Not the Last Afterall
Whatever happened to posts about birds or flowers or trees? There will be more of those to come, I promise. But first, just a few more mushrooms which, as you will see, were worthy of paint. First, the pear-shaped puffball, whose smoky spores release when gently squeezed. And then the inconspicuous tannish-brown clitocybe. Who would have thought lavender gills would be hiding underneath that unassuming cap?
Tips and Techniques– Use your sketchbook to try a variety of artistic approaches. Part of what’s keeping me going on mushrooms week after week is not only the incredible variety, but also the challenge of finding new ways to paint them. The pale puffballs growing from leaf litter seemed perfectly suited to negative painting– a series of layers that move from loose to defined and light to dark. In contrast, the diagram on the right side of that page was simple and quick. The clitocybe and cortinarius page is my traditional pen and ink approach, which works well for fitting a lot of specimens on a page, noting key features, and trying to figure out what they are. I recently saw an artist who created a whole jumble of mushrooms on a page and I thought that would be fun…but maybe next year.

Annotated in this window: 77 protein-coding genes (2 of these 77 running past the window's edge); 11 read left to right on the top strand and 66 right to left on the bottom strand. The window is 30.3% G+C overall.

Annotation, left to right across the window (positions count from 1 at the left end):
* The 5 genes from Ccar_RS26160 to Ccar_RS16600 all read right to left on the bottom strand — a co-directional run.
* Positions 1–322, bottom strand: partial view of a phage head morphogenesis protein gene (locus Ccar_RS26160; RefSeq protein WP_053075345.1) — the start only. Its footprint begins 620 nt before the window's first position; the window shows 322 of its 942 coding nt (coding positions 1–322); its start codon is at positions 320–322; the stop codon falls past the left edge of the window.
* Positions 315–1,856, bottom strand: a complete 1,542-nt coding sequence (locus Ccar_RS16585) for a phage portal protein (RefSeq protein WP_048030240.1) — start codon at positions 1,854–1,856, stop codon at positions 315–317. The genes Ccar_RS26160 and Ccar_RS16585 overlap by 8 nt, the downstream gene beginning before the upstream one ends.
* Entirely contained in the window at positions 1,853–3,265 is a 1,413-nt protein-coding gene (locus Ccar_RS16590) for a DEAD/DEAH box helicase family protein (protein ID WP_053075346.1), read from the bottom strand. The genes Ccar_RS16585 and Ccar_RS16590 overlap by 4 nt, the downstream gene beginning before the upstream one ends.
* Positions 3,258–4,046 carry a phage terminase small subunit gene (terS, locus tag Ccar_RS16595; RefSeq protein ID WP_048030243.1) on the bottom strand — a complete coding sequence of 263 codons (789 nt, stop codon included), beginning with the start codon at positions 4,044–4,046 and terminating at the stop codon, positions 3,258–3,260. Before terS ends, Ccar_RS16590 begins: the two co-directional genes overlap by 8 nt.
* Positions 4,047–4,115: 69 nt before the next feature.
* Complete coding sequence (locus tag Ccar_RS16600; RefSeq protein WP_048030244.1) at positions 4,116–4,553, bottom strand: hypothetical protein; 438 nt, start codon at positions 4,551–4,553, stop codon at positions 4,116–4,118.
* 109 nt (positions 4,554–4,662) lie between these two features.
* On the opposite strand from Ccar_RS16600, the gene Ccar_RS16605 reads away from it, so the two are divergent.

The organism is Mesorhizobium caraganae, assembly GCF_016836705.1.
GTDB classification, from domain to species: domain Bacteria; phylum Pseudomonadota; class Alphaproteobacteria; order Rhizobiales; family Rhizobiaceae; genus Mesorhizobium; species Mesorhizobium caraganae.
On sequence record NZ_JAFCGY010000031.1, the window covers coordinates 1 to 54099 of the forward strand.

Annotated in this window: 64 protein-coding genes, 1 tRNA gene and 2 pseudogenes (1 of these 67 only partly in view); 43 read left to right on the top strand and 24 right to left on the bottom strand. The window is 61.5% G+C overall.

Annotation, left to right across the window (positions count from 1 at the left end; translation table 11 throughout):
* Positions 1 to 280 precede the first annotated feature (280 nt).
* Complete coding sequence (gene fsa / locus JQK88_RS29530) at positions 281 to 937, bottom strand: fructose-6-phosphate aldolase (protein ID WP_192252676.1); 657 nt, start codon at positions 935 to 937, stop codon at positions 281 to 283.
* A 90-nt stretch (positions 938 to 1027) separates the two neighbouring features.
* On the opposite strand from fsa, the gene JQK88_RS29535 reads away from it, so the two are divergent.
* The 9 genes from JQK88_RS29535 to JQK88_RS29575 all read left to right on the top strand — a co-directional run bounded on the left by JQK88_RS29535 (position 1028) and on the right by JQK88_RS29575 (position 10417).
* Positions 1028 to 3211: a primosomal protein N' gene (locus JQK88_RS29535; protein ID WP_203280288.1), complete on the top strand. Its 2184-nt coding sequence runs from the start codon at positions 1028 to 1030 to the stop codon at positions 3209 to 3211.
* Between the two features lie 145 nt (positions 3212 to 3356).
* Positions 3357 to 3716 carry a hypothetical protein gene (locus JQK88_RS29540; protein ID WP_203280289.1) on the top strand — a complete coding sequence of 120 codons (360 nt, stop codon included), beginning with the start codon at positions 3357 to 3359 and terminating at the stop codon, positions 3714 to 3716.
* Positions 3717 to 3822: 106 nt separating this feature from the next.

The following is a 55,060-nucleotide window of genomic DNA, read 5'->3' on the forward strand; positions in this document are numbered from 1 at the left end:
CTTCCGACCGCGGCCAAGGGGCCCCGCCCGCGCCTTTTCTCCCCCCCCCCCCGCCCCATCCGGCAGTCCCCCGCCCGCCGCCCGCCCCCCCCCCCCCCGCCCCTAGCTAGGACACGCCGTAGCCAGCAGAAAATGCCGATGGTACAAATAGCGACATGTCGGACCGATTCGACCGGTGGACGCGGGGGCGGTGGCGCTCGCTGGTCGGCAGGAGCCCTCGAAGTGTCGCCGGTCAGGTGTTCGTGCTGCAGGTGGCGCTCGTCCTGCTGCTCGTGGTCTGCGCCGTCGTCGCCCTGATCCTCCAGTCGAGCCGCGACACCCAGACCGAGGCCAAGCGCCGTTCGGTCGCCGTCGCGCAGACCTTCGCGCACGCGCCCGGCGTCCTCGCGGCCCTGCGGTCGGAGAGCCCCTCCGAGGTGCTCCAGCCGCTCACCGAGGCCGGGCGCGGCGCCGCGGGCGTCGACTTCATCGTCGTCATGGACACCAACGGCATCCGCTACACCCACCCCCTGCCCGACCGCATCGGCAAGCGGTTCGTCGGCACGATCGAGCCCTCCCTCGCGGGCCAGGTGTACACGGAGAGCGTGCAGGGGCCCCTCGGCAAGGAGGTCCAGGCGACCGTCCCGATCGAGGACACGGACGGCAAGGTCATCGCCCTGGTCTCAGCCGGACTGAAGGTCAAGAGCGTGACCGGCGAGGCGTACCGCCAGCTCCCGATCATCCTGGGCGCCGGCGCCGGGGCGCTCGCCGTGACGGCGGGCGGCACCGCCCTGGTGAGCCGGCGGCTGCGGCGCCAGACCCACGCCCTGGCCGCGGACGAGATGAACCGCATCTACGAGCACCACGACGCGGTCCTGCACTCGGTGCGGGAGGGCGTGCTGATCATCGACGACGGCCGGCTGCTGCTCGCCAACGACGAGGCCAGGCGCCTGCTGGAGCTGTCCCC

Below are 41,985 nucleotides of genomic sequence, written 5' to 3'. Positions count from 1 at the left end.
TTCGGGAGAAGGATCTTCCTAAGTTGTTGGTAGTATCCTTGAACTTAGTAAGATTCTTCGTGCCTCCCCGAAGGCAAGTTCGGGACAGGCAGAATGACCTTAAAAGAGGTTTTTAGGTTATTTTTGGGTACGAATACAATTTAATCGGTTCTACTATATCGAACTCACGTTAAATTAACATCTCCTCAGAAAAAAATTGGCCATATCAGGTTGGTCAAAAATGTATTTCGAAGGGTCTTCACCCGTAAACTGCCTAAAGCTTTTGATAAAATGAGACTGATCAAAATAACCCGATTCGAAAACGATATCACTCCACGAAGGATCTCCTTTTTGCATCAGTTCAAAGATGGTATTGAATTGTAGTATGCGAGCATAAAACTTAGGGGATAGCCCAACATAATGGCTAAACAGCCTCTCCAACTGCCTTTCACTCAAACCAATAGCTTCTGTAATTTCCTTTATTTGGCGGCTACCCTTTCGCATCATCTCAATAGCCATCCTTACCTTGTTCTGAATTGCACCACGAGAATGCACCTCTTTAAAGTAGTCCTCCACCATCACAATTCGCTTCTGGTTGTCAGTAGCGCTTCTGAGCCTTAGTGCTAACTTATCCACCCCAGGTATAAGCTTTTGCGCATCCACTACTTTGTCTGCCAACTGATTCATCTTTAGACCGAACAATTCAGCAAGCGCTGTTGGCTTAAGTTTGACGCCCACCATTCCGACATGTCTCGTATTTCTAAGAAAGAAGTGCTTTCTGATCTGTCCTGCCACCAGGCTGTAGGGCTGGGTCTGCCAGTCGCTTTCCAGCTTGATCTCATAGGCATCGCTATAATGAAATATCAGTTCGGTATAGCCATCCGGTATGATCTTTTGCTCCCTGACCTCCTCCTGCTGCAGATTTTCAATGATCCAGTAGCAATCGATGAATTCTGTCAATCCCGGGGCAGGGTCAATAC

Coming up this week on 10/6: I’m looking forward to the second class in the DRAWN TO NATURE- SKETCHBOOK SERIES, Poetry of Nature at Winslow Art Center (via Zoom) 3-5PM Pacific Time, 6-8PM Eastern Time. REGISTER >